Stewing on the future of brewing

This was published in The Burlington Free Press on
01.24.14 under the same title.

Lately I’ve found myself immersed in reading about artificial intelligence. It seems to be on a lot of writers’ minds at this moment. Columns and movies are coming out left and right on the subject. After seeing the movie “Her,” about a man (Joaquin Phoenix) who falls in love with his computer operating system (Scarlett Johansson), I was left pondering the technology of the future and wondering how it might affect the brewing world.

Beer brewing has already benefited from technological advances. From simple upgrades such as stainless steel and industrial cleaning chemicals to much more advanced ones, such as automated pumps and touch-screen control panels. Most small breweries still do almost everything by hand, but the larger brewers have started making some serious updates.

I visited a large craft brewery a while back that was so advanced their brewers sat in a control tower staring at screens. The brewer pointed to flashing dots on monitors that indicated at what point in the brewing cycle they were. Other screens showed graphs of temperatures while others had flow charts indicating what valves were open or closed. It was like sitting in an air traffic control tower and was a far cry from the hands-on activity most people think of when they think about brewing beer.

One could easily envision a nightmarish future in which breweries are fully automated. Recipes are designed by computers installed with artificial intelligence and programmed to analyze their target audiences’ preferences. That computer shoots the recipe file over to the brewery computers which place the grain and hop orders, transfer them from the silo to brew kettle, filter and rebuild the water chemistry, build up the proper yeast culture and brew the beer.

Various quality control computers would analyze the beer for impurities and verify that it has reached the proper specs from the original recipe. They might even simulate consumer responses to the flavor of the beer based on previous inputs. The marketing computers then design a label, and test that label against simulations of their desired consumer market. Printing, packaging and labeling are already mostly automated today, so this would be easy to integrate into the new, fully automated system.

The beer goes on a drone delivery vehicle and is off-loaded by an automated pallet jack at the point of sale. Not a single person needed.

This sort of future is coming this year on a tiny scale. PicoBrew has built a counter-top “beer brewing appliance” called Zymatic and plans to release its first pre-order models in June, with general availability starting in August, according to its website, picobrew.com. The unit appears to be about the size of a large microwave and promises to “brew award-winning craft beer at the touch of a button!”

Although I think this sort of technological advancement is cool, I’m not too worried about it becoming commonplace for the craft beer segment. The philosophy behind the craft beer movement is firmly built upon the idea that brewing is a craft or an art, not simply a profession or trade. The big breweries operate as factories turning out millions of identical cans and bottles each year from different locations. The small craft brewers of this country are honing their skill, practicing their art, perfecting their craft. They do this not through artificially intelligent computers, but rather through human faculties — sight, smell, taste and most importantly intuition. Just like great painters or composers, great craft brewers have a special gift that can’t be quantified and mechanized.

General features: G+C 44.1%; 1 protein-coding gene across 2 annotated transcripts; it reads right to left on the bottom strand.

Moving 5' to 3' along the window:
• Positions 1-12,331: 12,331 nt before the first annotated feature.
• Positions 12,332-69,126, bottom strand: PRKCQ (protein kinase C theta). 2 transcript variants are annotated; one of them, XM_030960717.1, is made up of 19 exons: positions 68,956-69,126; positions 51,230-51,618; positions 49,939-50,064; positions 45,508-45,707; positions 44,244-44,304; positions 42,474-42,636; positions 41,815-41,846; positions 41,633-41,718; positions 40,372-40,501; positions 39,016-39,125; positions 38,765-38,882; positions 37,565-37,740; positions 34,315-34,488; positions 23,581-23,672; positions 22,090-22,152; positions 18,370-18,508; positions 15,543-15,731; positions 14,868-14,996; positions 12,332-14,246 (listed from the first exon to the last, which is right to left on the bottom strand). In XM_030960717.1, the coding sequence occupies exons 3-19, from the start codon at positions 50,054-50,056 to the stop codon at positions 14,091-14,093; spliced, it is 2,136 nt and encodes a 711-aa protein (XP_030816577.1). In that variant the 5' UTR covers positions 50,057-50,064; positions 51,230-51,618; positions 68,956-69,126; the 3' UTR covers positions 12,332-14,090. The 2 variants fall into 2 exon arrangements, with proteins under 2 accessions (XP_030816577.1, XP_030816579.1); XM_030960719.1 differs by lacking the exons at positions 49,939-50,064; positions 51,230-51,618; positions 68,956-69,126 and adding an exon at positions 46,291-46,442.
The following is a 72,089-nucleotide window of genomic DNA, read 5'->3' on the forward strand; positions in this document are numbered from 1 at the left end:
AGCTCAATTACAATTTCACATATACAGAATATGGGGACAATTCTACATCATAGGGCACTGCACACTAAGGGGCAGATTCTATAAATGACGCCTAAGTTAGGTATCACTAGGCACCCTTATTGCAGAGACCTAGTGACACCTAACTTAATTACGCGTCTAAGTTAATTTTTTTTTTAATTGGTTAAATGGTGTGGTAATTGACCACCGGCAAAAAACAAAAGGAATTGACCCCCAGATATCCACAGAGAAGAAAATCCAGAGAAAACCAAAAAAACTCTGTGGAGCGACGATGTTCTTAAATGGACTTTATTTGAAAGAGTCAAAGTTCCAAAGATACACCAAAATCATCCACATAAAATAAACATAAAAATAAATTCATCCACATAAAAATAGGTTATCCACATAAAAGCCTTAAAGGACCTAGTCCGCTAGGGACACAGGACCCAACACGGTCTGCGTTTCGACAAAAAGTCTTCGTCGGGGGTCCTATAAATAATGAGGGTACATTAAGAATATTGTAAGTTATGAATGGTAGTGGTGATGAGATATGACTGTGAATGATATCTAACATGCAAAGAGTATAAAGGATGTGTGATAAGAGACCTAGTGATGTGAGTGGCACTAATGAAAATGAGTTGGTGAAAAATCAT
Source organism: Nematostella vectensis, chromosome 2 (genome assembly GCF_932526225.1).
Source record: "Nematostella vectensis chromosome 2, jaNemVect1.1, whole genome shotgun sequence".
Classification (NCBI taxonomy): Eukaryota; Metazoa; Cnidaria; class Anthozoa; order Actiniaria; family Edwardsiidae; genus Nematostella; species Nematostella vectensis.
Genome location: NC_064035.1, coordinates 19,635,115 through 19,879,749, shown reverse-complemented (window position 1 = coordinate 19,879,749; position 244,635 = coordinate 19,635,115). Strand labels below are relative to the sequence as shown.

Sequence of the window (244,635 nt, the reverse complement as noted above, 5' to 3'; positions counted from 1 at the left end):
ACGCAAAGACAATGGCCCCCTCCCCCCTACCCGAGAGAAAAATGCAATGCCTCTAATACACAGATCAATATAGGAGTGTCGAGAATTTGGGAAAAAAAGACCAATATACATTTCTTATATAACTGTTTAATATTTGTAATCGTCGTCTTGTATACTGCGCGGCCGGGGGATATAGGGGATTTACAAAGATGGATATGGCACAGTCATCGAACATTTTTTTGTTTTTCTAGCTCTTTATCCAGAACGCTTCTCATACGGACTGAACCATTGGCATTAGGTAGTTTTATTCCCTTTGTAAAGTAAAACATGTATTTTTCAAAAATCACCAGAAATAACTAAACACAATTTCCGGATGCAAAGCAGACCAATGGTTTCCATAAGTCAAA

Sure, craft brewers can benefit from advancements in technology, but I’m fairly certain that robotic assistant brewers loaded with artificial intelligence are a long way off.

Advertisements

3 thoughts on “Stewing on the future of brewing

  1. in my past work life I used to sell industrial controls and parts used to contain, condition and control gases and liquids in every industry that uses them. Depending on the volume and sales channel they can be very important. If I go to a brew pub that brews on site anything that ensures safety of product for consumption is fine (like simple temperature controls to enure unwanted bacteria isn;t growing in the beer) but the consumer is ok if the actual brew itself varies from batch to batch slightly. When I make my jerky my dehydrator is set at a specific temperature but I eyeball ingredients right now. It is even expected.

    As you start bottling and distributing consistency of product becomes more important because people expect that say Long Trail Double Bag is the same every time. Where you get the exceptions is small batch bottling. Like when I have bought Lawson’s at the VG in Waitsfield even the bottle/packaging itself says small batch. Of the new Citizen Cider brews at the Beverage Baron in Barre with hand written labels variance is expected/ But I expect consistency in their unified press cans.

    Where the problem is for me is when the image says small batch and in reality the product is more massed produced and automated. If I think its a specific master brewer working his magic and instead bins of ingredients are measured and mixed automatically or by general workers like Budweiser is. Because if I know Sean Hill personally brewed my beer….I will pay more…vs some employee reading off a manual did.

Leave a Reply

Fill in your details below or click an icon to log in:

WordPress.com Logo

You are commenting using your WordPress.com account. Log Out / Change )

Twitter picture

You are commenting using your Twitter account. Log Out / Change )

Facebook photo

You are commenting using your Facebook account. Log Out / Change )

Google+ photo

You are commenting using your Google+ account. Log Out / Change )

Connecting to %s